Congenital cardiac anomalies are the most common birth defects in humans, affecting approximately 0.8 in 100 live births. While the incidence of congenital heart disease (CHD) is expected to decline as a consequence of improved prenatal diagnosis, the number of patients surviving with CHD, both in the United States and worldwide, has increased significantly over the past three decades. More than 85% of infants born with cardiovascular anomalies now can expect to reach adulthood. Reduced mortality rates can be attributed to improved diagnostic abilities, enhanced surgical and nonsurgical therapies, and improvements in intensive care. Once the province of pediatric cardiology, CHD is now largely an adult phenomenon. As of 2010, 66% of patients with CHD in North America are adults.
The increase in the number of adults with CHD requires that internists and adult cardiologists develop a more sophisticated knowledge of the anatomy and physiology of these defects. These patients fall into several broad categories: those surviving into adulthood without intervention and perhaps without clinical recognition, those surviving with curative surgical or nonsurgical intervention, and those surviving with palliative surgical or nonsurgical intervention. Nonsurgical interventions may include catheter-based valvuloplasty, stenting, coiling, or device occlusion. The patients who are today making the transition into the adult CHD population have hemodynamic and cardiac problems differing from those in previous eras. Surgical techniques have evolved, intervention occurs earlier and is often definitive rather than palliative, and a greater number of patients with complex single-ventricle physiology and various modifications of cavopulmonary anastomoses (Glenn shunt, Fontan procedure) will reach adulthood. Because of the unique clinical conditions and needs of these patients, the American College of Cardiology and the American Heart Association have recommended that all patients with moderate or complex CHD be evaluated at least once by a physician with specialized training and expertise in adult CHD. Furthermore, it is recommended that diagnostic and interventional cardiac catheterization and electrophysiologic and surgical procedures in these patients be performed in regional adult CHD centers.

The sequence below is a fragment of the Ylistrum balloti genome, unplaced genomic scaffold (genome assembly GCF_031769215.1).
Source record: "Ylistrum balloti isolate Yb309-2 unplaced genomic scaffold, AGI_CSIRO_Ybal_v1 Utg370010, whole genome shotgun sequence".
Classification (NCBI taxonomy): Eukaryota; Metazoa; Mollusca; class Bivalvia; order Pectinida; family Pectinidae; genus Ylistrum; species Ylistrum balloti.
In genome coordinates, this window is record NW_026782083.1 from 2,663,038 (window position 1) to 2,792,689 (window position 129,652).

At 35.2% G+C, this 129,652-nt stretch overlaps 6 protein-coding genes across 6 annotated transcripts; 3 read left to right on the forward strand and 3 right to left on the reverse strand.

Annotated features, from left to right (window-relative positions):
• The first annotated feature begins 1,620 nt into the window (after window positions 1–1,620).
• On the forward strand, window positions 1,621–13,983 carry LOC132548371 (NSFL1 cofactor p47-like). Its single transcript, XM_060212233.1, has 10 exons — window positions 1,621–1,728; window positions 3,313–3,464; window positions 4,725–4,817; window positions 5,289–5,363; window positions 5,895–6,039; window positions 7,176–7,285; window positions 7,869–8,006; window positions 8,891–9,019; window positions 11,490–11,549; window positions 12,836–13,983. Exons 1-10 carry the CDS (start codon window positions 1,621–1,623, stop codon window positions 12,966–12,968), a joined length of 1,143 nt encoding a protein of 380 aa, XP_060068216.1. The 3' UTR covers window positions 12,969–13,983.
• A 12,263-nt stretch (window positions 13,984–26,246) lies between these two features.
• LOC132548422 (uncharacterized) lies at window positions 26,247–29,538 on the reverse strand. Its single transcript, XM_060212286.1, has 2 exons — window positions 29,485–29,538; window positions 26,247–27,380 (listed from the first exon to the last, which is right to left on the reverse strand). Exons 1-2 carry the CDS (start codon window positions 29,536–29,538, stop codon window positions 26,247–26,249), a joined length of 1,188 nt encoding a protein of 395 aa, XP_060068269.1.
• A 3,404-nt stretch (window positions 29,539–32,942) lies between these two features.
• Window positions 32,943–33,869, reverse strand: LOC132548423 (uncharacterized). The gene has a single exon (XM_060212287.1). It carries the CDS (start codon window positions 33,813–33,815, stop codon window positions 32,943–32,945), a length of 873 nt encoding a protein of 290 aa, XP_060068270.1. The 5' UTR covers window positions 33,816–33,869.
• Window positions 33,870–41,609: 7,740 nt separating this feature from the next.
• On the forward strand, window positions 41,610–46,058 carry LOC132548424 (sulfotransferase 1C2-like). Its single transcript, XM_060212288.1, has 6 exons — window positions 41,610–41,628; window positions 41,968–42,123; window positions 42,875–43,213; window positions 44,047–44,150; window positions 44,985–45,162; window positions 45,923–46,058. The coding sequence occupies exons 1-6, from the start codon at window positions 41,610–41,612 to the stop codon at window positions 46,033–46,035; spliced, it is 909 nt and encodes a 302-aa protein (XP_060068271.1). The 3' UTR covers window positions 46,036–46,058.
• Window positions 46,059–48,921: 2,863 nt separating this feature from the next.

ACHD AP (Anatomic and Physiologic) Classification
Acquired heart disease patients with heart failure have been classified based on the traditional staging system that doesn’t necessarily apply to the adult congenital heart disease (ACHD) population. Hence in the 2018 ACC/AHA Guidelines on ACHD, an anatomic and physiologic (AP) classification was described taking into account a patient’s specific anatomy (mild, moderate, severe), with their physiologic stage identified based on their current functional status (eg, NYHA classification) as well as aortic enlargement, end-organ involvement, degree of cyanosis or shunting, arrhythmias, and pulmonary hypertension (see Table 31–1). This allowed for the physiologic stage to be modified based on improvements after transcatheter or surgical intervention that provided better prognostication going forward. For example, a patient with repaired Tetralogy of Fallot (TOF), NYHA class II symptoms, and mild pulmonary regurgitation would be classified as II b based on the ACHD AP ...